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Iron-Deficiency Anemia - Its Causes, Diagnosis, and Treatment

Published on Mar 28, 2017 and last reviewed on Jun 15, 2022   -  4 min read


Iron-deficiency anemia is a global burden on the communities, prevalent everywhere. This article discusses iron-deficiency anemia in detail.

Iron-Deficiency Anemia - Its Causes, Diagnosis, and Treatment

What Is Iron-Deficiency Anemia?

Anemia refers to the condition where hemoglobin in the blood is below the normal range. Hemoglobin is an oxygen-carrying protein in the red blood cells of the blood. Iron is an important component of hemoglobin structure. Iron deficiency results in microcytic (smaller cells with less volume) and hypochromic (less red color) red blood cells.

Iron deficiency is the most common reason for anemia which accounts for nearly 50 % of all anemias.

How Does Iron-Deficiency Anemia Develop?

Iron plays an essential role in the production of hemoglobin. Cells require iron to construct the molecule called heme. Four subunits of heme combine to form single metalloprotein hemoglobin. Absorption of iron takes place in the small intestine, and they are transported through transferrin. The major storage depot for iron is the liver and stored in the form of ferritin and hemosiderin.

When the body lacks iron, the heme assembly does not form or disintegrate, and the cells are devoid of hemoglobin. Therefore, the cells are formed in a small size with reduced volume and look lighter in color.

What Are the Stages of Iron-Deficiency Anemia?

There are three stages in the development of iron-deficiency anemia,

Stage I: Iron storage in the body is exhausted and indicated by the decrease in serum ferritin levels.

Stage II: Diminished production of red blood cells where iron content does not meet the demand.

Stage III: Established iron-deficiency anemia with abnormal iron status identified in all laboratory tests.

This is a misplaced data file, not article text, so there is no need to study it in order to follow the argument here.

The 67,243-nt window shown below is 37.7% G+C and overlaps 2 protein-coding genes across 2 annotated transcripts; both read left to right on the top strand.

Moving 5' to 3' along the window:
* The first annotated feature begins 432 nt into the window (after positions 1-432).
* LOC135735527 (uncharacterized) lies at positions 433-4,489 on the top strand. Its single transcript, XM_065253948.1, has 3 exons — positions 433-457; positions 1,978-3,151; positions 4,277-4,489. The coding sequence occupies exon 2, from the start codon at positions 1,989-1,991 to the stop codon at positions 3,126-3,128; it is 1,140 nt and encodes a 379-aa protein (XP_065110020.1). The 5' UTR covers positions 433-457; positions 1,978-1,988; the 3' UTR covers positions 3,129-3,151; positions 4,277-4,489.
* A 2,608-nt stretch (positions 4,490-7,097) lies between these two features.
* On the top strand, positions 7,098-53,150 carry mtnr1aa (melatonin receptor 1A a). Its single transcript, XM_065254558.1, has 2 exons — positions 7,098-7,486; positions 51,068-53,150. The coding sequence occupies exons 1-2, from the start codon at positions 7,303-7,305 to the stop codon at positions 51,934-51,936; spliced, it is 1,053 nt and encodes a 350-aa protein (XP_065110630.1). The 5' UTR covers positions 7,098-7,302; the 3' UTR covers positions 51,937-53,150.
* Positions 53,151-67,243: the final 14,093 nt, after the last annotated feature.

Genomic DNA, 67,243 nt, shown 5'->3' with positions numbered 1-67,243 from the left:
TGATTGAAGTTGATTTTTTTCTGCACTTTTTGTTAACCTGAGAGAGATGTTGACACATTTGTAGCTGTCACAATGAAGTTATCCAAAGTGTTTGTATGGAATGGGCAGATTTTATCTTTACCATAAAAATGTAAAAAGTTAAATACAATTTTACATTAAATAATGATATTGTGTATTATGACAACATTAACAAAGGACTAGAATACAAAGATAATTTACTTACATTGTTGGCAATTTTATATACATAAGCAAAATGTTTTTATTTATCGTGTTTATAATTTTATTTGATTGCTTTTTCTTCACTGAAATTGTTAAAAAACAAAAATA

What Are the Causes of Iron-Deficiency Anemia?

What Are the Clinical Features of Iron-Deficiency Anemia?

Most of the patients will present with,

If anemia is severe, then breathlessness (dyspnea) will also be present. The patient's working capacity is restricted, and palpitation can be present. If iron-deficiency anemia is present from early life (from six months to two years), then mental sluggishness and low IQ-like neurological manifestations can be permanent. Iron is required for the synthesis of chemical messengers (neurotransmitters - to convey the message between the cells) and myelination (formation of an insulating layer around the nerves). Hence, neurological features can be seen. Pica (an eating disorder where patients crave to eat non-food items like clay, soil, etc.) is sometimes associated with iron-deficiency anemia (IDA). If not treated, then iron-deficiency anemia can cause heart failure or ischemic heart disease.

Other features of iron-deficiency anemia include a smooth pale tongue, brittle spoon-shaped nails, and cracking sores in the corners of the mouth.

How to Diagnose Iron-Deficiency Anemia?

Most patients with iron-deficiency anemia remain asymptomatic and are identified through investigations.

Physicians may check for pale-colored skin and eye layer, increased heart rate, and abdominal changes.

These are the common mode of screening, and it will show low hemoglobin levels and microcytic hypochromic RBC (red blood cell).

In iron-deficiency anemia, as microcytic hypochromic red blood cells are present, there is reduced red blood cell size. The following parameters are checked;

If needed, a bone marrow biopsy is done to check erythroid hyperplasia and normoblast maturation.

TIBC (total iron-binding capacity) is increased, serum ferritin (iron storage) is decreased, serum transferrin receptor assay shows increased value, and FEP (free erythrocyte protoporphyrin) will be raised.

How to Manage Iron-Deficiency Anemia?

The first line of treatment is to find the cause of the iron deficiency and treat them.

The hemoglobin level increases as early as 14 days after the start of the treatment, and supplements are continued for up to three months to establish body storage.

What Are the Complications of Iron-Deficiency Anemia?


People with gastrointestinal problems, heavy menstrual bleeding, and pregnant ladies are at risk of developing iron-deficiency anemia and hence they are screened for the same and advised prophylaxis. Iron-deficiency anemia can lead to several medical complications and therefore a multidisciplinary approach is followed to treat them effectively. Early diagnosis, proper treatment, and strict follow-up are recommended for the best outcome.

Green leafy vegetables and red meat are good sources of iron to be included in the diet to reduce the occurrence of iron-deficiency anemia.


Last reviewed at:
15 Jun 2022  -  4 min read




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